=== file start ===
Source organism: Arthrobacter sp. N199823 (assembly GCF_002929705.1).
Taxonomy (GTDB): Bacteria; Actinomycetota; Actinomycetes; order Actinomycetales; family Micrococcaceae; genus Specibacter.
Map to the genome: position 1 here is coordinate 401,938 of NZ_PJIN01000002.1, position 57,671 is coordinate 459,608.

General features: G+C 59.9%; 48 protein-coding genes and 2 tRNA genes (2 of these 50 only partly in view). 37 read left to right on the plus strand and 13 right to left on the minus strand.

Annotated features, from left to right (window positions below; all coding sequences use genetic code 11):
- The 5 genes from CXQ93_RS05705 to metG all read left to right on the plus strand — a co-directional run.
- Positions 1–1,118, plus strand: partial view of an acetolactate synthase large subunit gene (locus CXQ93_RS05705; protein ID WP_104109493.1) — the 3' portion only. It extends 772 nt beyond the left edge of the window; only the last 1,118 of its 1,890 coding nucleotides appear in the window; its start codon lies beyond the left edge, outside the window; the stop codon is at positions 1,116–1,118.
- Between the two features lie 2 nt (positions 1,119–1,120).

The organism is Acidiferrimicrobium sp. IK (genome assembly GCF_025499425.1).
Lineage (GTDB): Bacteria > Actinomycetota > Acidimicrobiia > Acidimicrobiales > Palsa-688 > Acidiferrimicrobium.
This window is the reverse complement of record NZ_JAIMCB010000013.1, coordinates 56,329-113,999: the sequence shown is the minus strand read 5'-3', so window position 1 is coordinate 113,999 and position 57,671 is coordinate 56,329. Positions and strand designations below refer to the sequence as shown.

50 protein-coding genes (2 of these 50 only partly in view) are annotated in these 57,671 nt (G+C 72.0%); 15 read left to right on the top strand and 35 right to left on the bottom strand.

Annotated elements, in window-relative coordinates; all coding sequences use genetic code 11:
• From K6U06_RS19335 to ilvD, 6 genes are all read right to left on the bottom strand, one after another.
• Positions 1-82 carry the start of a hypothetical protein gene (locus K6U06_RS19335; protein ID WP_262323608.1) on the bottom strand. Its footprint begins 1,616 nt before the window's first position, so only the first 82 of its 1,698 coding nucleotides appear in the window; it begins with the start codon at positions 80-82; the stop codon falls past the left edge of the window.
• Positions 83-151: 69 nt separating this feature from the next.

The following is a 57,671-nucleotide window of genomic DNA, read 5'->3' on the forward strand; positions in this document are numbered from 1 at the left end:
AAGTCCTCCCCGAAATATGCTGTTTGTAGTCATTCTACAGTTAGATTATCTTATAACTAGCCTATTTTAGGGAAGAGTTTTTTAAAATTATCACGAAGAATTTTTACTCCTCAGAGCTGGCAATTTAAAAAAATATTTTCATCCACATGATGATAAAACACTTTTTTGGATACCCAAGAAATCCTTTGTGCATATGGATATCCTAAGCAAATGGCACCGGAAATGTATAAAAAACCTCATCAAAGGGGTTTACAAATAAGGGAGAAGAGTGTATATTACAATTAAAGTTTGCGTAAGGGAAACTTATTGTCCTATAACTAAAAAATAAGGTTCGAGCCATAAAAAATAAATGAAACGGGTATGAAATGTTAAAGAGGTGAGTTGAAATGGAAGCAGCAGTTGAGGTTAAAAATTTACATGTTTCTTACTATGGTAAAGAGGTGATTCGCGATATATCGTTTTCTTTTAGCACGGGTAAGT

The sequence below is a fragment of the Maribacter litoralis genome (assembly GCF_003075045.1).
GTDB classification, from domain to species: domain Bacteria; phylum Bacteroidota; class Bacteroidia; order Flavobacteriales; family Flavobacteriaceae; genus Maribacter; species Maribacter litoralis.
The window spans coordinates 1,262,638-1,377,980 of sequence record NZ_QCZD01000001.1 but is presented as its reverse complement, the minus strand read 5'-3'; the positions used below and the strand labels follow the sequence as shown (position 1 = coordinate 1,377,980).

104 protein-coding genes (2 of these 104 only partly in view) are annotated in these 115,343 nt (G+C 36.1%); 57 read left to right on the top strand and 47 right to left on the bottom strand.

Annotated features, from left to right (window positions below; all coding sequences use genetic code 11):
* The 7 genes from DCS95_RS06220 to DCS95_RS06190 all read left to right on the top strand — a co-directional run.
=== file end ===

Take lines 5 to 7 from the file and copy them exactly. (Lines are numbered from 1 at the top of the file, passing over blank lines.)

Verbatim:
Annotated features, from left to right (window positions below; all coding sequences use genetic code 11):
- The 5 genes from CXQ93_RS05705 to metG all read left to right on the plus strand — a co-directional run.
- Positions 1–1,118, plus strand: partial view of an acetolactate synthase large subunit gene (locus CXQ93_RS05705; protein ID WP_104109493.1) — the 3' portion only. It extends 772 nt beyond the left edge of the window; only the last 1,118 of its 1,890 coding nucleotides appear in the window; its start codon lies beyond the left edge, outside the window; the stop codon is at positions 1,116–1,118.